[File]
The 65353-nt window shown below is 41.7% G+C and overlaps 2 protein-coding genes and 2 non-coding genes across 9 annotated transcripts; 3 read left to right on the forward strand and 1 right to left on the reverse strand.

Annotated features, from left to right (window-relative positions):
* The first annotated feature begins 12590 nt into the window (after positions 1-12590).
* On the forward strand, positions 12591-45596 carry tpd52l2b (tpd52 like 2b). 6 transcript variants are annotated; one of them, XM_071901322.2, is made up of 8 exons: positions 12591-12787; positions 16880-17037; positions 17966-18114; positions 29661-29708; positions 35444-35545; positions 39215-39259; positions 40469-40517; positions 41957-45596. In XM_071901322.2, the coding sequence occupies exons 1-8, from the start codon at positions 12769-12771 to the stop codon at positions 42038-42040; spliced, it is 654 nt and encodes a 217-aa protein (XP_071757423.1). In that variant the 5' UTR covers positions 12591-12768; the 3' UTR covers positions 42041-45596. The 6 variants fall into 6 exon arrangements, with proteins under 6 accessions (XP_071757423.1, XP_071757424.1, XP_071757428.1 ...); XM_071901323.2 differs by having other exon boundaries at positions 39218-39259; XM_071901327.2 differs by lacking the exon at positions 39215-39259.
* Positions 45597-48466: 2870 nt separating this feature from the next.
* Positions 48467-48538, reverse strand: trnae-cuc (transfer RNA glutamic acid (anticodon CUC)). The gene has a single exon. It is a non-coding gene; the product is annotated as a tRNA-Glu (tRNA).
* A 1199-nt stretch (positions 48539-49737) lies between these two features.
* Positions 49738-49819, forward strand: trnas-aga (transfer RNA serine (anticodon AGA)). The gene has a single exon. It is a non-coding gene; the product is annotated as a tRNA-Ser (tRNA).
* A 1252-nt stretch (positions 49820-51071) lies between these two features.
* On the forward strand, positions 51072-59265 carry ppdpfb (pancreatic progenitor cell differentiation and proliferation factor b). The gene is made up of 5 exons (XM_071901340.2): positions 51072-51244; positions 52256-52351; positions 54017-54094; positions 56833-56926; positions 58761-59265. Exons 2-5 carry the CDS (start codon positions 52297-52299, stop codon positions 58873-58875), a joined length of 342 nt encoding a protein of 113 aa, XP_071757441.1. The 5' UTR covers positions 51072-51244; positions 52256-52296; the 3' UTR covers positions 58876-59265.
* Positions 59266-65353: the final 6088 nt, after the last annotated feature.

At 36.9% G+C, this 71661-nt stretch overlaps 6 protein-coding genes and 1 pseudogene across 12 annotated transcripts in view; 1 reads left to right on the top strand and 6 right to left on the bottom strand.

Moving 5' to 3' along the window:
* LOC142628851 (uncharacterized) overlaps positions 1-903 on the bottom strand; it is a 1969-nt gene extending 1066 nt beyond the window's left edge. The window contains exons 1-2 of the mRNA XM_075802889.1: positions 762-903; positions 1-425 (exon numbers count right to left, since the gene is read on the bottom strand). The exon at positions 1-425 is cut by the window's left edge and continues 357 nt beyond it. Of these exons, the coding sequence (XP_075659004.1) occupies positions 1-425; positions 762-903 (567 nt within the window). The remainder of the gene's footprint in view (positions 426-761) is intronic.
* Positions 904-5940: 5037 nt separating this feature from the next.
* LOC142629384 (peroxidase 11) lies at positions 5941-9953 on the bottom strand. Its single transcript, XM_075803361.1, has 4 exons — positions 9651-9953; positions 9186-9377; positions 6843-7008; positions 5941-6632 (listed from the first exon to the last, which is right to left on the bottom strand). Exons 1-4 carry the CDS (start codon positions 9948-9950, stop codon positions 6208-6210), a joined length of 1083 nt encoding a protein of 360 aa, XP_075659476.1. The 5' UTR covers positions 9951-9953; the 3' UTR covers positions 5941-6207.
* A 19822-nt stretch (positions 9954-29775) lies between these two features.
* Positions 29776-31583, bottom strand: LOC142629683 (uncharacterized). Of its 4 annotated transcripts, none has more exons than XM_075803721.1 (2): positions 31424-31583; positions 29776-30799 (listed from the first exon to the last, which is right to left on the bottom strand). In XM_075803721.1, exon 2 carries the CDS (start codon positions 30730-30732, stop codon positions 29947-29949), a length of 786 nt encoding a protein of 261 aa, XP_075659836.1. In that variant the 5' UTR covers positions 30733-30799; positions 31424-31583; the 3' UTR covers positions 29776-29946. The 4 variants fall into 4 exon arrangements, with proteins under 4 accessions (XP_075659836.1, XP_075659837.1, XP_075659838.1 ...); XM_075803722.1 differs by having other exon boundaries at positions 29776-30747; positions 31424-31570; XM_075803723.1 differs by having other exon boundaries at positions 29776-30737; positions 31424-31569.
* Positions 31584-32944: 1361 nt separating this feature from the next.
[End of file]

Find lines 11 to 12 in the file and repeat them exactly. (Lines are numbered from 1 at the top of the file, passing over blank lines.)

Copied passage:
* Positions 59266-65353: the final 6088 nt, after the last annotated feature.

At 36.9% G+C, this 71661-nt stretch overlaps 6 protein-coding genes and 1 pseudogene across 12 annotated transcripts in view; 1 reads left to right on the top strand and 6 right to left on the bottom strand.